5. Established SSN With New Name and Address Info
Generally, credit and identification info is established shortly after someone obtains an SSN, but if someone is applying for an account with an established SSN that shows name and address info added in the last six months or more recently, they are likely using an SSN stolen from a baby or child.
6. Primary Identification Issued in Last 60 Days
If the scam artist is impersonating a real person, they may have gone to the Department of Motor Vehicles (DMV) to obtain a fraudulent photo ID. Be careful about accepting new account applications from anyone who has a photo ID issued in the last 60 days.
Unless they recently moved to the area, most people have photo IDs that are older than six months. Note that scam artists also tend to use state-issued IDs that are not driver’s licenses because they are easier to obtain.
7. Cash for the Opening Deposit
Using cash for the opening deposit does not always indicate fraud, but it can be a red flag. To avoid detection, criminals may start with a small cash deposit. Then, after the account has been open for a couple of months, they will start depositing fraudulent checks.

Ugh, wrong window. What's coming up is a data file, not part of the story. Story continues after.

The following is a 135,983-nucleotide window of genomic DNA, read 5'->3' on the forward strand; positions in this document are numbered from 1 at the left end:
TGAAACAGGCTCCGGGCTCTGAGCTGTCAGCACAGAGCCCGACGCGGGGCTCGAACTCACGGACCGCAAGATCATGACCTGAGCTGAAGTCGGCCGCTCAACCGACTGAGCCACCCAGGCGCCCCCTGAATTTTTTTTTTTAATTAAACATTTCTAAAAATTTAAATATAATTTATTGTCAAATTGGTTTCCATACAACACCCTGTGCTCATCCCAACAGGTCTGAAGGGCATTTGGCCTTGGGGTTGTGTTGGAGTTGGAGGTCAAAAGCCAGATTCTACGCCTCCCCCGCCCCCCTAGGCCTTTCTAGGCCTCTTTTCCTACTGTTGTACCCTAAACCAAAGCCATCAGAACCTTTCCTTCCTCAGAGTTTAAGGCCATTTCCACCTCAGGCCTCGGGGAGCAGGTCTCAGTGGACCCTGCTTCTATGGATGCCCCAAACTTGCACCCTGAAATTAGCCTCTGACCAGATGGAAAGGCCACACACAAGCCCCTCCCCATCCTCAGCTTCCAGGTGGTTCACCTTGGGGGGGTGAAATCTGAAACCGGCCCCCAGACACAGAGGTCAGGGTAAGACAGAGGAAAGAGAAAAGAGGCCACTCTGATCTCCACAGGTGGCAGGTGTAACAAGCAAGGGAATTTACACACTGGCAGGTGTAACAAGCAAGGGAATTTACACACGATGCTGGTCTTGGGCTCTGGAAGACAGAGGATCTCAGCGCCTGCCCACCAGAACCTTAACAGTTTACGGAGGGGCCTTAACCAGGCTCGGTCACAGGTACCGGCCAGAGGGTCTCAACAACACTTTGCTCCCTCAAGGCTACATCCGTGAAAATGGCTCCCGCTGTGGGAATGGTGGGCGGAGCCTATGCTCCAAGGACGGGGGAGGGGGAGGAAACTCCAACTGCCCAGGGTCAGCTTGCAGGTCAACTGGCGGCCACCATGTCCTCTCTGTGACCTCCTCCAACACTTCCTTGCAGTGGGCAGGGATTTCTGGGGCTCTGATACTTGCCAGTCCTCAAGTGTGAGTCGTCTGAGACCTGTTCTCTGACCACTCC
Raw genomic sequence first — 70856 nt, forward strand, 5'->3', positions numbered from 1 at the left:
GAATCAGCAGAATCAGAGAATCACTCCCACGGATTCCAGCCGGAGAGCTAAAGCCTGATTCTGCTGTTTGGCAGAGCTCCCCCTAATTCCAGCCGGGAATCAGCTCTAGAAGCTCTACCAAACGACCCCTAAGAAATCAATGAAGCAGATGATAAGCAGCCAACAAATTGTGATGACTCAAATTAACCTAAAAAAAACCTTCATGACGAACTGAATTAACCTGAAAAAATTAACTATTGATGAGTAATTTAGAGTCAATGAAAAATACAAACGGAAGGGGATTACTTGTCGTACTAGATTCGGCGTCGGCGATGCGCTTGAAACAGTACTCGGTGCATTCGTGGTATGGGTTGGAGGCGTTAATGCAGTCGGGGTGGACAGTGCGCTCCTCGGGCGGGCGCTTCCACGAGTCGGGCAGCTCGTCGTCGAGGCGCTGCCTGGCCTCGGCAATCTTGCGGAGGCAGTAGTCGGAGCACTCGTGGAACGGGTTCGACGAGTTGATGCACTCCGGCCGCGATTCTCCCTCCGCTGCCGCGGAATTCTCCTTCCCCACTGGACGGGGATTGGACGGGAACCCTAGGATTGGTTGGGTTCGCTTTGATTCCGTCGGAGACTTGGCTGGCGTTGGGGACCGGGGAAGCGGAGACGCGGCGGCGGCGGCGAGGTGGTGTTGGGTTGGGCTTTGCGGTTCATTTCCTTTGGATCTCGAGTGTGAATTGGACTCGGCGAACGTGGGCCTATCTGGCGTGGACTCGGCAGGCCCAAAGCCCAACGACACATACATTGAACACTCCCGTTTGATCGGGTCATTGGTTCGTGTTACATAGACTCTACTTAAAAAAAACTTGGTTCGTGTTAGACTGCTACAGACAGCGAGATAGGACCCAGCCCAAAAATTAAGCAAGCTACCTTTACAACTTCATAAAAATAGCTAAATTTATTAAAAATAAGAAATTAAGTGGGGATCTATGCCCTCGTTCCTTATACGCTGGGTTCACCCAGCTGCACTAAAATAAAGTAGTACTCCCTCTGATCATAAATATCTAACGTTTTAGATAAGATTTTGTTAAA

In contrast, legitimate customers are more likely to deposit a paycheck or set up automatic deposits from their employers.
8. Mail Drop Addresses
Mail drop companies provide addresses to their customers, without verifying their background, and scam artists like to work with these companies because they provide a layer of anonymity and keep the address holder’s identity a secret. If a new account holder uses a mail drop address, you should take additional steps to verify their identity.
9. Nonlocal Home and Business Addresses
Legitimate banking customers generally open accounts in the same areas where they live and work. If you’re processing a new account application with nonlocal addresses, a scam artist may be involved.
10. Discrepancies Between the Address on Applications and IDs
With a lot of new account fraud, the address on the application does not match the address on the ID. This happens when the scam artist gets a photo ID in the victim’s name and address but with the scam artist’s photo.